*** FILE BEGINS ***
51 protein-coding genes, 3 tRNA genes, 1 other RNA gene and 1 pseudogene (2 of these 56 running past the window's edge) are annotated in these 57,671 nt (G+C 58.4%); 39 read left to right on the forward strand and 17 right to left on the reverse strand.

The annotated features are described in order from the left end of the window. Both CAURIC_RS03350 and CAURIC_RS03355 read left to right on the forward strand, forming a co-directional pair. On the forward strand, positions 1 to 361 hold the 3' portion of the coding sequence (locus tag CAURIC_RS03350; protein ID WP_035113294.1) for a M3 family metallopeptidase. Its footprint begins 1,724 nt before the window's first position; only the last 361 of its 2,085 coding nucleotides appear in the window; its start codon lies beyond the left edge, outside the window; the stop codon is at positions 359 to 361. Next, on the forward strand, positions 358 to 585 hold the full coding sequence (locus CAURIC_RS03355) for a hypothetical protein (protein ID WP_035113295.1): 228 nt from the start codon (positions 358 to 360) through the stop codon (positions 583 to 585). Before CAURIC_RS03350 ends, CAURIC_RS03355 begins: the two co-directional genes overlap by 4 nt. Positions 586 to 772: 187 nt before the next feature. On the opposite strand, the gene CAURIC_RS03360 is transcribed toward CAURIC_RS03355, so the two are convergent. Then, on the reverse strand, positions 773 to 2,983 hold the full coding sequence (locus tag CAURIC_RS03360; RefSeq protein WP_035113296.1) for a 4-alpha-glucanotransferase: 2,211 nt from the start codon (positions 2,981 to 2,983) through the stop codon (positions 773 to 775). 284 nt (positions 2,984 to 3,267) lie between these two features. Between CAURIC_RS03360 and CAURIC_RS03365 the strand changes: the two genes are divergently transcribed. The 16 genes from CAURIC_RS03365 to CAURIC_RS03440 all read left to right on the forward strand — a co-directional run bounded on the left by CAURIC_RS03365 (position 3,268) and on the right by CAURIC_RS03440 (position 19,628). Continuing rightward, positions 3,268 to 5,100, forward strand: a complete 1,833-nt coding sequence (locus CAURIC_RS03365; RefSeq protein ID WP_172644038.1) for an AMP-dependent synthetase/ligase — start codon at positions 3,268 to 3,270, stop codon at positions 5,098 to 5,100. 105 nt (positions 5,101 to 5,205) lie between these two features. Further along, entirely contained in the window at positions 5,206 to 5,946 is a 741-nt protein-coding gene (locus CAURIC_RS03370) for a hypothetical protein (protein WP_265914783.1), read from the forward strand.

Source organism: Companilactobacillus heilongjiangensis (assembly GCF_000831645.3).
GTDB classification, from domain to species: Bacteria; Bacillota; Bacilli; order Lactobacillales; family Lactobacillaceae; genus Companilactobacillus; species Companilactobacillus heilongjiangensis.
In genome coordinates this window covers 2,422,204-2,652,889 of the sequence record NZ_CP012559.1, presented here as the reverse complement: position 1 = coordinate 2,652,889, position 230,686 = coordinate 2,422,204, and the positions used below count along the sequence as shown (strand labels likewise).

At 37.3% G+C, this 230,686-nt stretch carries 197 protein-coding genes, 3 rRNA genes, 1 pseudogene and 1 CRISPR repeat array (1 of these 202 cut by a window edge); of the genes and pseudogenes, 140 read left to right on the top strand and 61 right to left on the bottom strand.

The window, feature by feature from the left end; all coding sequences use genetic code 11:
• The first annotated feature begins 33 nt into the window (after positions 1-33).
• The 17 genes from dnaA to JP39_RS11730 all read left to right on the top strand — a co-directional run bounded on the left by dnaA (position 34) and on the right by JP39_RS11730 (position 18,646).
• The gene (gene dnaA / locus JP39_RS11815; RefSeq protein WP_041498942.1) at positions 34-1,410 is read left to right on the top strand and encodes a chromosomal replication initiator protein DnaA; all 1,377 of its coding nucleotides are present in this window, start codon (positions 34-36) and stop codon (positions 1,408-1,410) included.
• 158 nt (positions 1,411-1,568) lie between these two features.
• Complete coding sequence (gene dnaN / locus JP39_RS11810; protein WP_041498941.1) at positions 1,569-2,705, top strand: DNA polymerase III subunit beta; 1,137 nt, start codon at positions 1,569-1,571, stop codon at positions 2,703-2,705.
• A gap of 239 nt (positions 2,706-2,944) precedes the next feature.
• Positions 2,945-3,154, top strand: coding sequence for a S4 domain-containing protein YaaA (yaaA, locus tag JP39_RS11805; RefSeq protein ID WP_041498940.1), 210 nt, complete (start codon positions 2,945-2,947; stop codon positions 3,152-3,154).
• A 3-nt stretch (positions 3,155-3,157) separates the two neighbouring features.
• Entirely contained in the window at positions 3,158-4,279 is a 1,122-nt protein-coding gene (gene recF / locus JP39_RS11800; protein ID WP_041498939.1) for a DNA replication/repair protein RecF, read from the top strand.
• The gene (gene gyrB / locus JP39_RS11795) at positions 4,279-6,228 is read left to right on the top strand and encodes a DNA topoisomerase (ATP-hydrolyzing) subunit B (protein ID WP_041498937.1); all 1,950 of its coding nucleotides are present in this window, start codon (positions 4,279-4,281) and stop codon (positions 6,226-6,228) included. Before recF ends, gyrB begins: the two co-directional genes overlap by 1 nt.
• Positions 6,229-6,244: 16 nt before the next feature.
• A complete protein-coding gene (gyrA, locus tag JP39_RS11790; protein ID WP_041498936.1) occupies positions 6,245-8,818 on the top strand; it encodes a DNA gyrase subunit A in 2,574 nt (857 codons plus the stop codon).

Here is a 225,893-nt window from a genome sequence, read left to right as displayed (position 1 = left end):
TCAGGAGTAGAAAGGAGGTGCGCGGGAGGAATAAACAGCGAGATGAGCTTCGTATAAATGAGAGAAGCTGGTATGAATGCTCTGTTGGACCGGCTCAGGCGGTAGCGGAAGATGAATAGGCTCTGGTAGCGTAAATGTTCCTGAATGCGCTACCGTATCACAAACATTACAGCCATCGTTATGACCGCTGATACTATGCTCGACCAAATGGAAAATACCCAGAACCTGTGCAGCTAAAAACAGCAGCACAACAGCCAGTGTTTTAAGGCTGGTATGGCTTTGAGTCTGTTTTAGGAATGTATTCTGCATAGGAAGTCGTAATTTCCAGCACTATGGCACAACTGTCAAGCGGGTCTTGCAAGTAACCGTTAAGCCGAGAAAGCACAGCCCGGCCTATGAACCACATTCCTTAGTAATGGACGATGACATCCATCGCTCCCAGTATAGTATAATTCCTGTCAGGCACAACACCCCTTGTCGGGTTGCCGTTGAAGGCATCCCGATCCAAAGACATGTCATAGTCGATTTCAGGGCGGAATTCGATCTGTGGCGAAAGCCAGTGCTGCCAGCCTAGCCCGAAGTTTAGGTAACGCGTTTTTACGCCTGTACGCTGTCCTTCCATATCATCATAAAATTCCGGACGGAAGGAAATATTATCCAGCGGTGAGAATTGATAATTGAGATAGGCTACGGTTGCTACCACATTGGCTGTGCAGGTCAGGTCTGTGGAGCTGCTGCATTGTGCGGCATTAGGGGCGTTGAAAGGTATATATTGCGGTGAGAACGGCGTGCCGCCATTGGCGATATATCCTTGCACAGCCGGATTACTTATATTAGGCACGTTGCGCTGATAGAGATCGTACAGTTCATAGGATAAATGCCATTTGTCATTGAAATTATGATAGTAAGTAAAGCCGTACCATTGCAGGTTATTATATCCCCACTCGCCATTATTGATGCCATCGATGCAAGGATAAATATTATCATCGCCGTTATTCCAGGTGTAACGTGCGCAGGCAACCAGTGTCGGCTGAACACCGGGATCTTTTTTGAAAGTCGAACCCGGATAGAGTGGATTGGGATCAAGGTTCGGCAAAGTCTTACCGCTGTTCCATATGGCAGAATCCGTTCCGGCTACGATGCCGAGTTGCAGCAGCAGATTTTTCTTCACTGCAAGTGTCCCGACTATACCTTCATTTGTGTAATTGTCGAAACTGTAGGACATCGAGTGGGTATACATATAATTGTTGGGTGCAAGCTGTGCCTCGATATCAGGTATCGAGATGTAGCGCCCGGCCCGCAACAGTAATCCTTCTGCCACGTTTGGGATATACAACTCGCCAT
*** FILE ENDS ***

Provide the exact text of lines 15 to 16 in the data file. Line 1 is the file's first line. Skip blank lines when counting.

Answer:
• A 3-nt stretch (positions 3,155-3,157) separates the two neighbouring features.
• Entirely contained in the window at positions 3,158-4,279 is a 1,122-nt protein-coding gene (gene recF / locus JP39_RS11800; protein ID WP_041498939.1) for a DNA replication/repair protein RecF, read from the top strand.